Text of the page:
MINNEAPOLIS – Years from now, if Vladimir Guerrero Jr. and Bo Bichette become the players the Blue Jays hope they can be, looking back at lineups like this might be a little disorienting.
Eric Sogard was leading off? Where did the Blue Jays find Alen Hanson? What happened to Socrates Brito? Of course the Blue Jays are hoping those players perform well enough to stick around, and maybe they will. There are reasons to be intrigued by all three, and Sogard’s three-hit night certainly contributed to the Blue Jays’ dramatic 6-5 win Tuesday.
The hero, once again, was Teoscar Hernandez, who drove in two with a single and later started the game-ending relay that prevented C.J. Cron from scoring the tying run. Starter Aaron Sanchez kept the Blue Jays competitive for six innings, and Ken Giles returned from illness to save the game.
“We know what we’re capable of doing here,” Sanchez said. “It’s good. It’s a lot of confidence for these guys moving forward.”
Without a doubt, there were plenty of positives for the Blue Jays, even if their lineup doesn’t inspire as much fear as it did a few years ago. If you’re a rebuilding team, you need veterans like Sogard and you almost have to take shots on talented players like Brito when they run out of opportunity elsewhere. Occasionally a late-blooming star might emerge. Even when you miss, the downside’s usually limited.
In theory, it makes of sense. Yet in practice, the slow start to Brito’s Blue Jays career reinforces how frustrating those experiments can be. After a three-strikeout night Tuesday, Brito’s hitless in 21 at-bats, a club record for a player starting his Blue Jays career. To this point, the promise that intrigued the Blue Jays when they acquired him from San Diego just hasn’t been on display.
“He’s swinging at a lot of bad pitches,” manager Charlie Montoyo said. “I talked to him before the game and gave him all the confidence. ‘You’re playing centre. Have fun.’ But the moment guys start the game, it’s up to them to make the adjustment. He has to make an adjustment.”
Brito arrived in Toronto with a career triple-A batting line of .303/.352/.484 and the ability to play centre field. “There’s incredible, incredible upside and potential with him,” GM Ross Atkins said recently.
A few weeks ago, that potential intrigued the Blue Jays enough to send Anthony Alford to triple-A. As an out of options player, Brito can’t go to the minors without first passing through waivers, whereas Alford faces no such restrictions.
Now, the Blue Jays have to determine whether Brito still deserves those at-bats. Alford, a highly-regarded prospect, has close to a full season’s worth of at bats at triple-A now, so he doesn’t need the reps in the same way that someone like Bichette does. By way of comparison, Alford has had just 32 plate appearances at the MLB level. At some point, the Blue Jays will presumably give him an extended look in the majors.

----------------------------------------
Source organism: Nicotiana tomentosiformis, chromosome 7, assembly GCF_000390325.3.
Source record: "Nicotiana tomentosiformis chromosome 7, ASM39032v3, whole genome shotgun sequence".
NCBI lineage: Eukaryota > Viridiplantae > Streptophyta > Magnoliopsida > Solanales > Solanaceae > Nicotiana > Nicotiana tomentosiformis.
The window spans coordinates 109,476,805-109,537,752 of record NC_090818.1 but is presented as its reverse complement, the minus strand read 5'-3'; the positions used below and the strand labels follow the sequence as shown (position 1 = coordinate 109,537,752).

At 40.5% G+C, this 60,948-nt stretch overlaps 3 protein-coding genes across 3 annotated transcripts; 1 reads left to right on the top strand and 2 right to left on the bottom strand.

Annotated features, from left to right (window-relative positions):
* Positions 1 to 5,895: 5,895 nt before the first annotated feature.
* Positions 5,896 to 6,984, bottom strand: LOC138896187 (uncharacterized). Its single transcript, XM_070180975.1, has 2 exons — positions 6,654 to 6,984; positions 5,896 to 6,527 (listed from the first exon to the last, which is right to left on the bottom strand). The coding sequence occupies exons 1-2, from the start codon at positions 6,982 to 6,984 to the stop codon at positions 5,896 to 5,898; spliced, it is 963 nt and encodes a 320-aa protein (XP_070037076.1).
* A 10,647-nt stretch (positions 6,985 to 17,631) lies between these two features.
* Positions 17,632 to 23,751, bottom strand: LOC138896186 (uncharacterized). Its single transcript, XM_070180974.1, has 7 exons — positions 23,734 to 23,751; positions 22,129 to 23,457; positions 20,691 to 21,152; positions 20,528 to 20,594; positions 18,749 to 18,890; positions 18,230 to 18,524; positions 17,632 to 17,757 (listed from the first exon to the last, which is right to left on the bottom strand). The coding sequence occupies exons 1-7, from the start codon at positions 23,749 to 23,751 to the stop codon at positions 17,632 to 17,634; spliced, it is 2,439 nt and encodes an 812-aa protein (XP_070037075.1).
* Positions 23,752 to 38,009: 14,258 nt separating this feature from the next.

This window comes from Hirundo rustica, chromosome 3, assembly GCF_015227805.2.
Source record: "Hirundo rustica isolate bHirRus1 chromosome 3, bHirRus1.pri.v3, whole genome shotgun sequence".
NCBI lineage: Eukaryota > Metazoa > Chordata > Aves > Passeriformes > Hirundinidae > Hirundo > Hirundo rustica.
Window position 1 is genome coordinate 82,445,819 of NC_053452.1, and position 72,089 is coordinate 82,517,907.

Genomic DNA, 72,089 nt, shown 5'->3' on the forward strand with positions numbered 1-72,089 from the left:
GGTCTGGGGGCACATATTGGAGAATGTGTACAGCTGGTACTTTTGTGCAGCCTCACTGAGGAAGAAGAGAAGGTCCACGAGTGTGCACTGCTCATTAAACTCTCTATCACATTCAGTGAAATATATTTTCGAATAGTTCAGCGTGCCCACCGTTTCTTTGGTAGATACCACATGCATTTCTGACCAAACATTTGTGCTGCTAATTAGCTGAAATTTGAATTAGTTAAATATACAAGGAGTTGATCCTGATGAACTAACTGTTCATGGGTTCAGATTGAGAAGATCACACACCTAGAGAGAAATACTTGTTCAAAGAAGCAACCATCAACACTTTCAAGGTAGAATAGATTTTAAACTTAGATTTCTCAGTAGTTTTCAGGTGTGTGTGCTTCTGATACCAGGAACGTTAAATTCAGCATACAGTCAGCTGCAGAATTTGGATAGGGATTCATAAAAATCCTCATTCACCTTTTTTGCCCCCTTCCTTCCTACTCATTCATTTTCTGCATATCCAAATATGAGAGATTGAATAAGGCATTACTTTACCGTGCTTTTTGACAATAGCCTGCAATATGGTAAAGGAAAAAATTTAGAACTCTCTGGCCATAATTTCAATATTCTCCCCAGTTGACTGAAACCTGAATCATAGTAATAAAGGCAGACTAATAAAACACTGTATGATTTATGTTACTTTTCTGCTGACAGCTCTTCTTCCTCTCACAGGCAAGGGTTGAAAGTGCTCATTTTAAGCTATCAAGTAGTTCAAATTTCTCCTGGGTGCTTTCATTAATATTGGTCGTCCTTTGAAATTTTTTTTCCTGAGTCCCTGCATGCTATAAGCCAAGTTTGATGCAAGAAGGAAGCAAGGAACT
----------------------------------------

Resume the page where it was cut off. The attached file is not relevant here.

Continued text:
Of course it’d be unfair to judge Brito on 21 at-bats, but when 10 of those are strikeouts that’s not a good sign. Plus, there’s a chance Brito would go unclaimed given his recent struggles, allowing the Blue Jays to keep him, too.
That’s a decision for the front office to contemplate over the coming days and weeks. Back on the field, Hernandez was at the centre of the action for the second consecutive night. He contributed in all facets of the game, with an outfield assist in the first, a walk in the second and a decisive two-run single in the seventh.
He also ran into an out on the bases for the second day in a row, when he rounded first too aggressively after his single and forced Justin Smoak into a rundown. All told, it’s been a busy and productive series for Hernandez, who made up for a baserunning mistake with a loud home run Monday.
“When you get a hit with the bases loaded to give your team the lead, it gives you more confidence going to play defence and even into the next at-bat,” he said.
Most dramatic of all was Hernandez’s second assist of the day. With Cron heading home as the potential tying run, Hernandez retrieved the ball from the left field corner and threw to Freddy Galvis who sent the ball to Danny Jansen for the final out.
“That was the perfect relay,” Montoyo said. “Everybody’s thinking about Galvis making that play, but to me the big one was Teoscar getting that ball quick and making a perfect throw to Galvis.”
“Unbelievable,” Sanchez added. “Two perfect throws to end the game.”
As for the Blue Jays’ pitching, two homers undermined an otherwise promising night for Sanchez. The right-hander allowed four runs over six innings, walking four while striking out five. He averaged 95 m.p.h. with his fastball and showed off an effective curve, but Jorge Polanco and Eddie Rosario both went deep to account for the first four Minnesota runs.
Another strong effort from the bullpen secured the comeback win for the Blue Jays, who improve to 7-11 with the win. After missing Monday’s game due to illness, Giles threw under the supervision of pitching coach Pete Walker Tuesday afternoon. The bullpen session went well and a few hours later Giles closed out the win with his typical upper-90s velocity.
His presence in the bullpen answers a key question for the Blue Jays. One less thing to wonder about for a team very much in transition.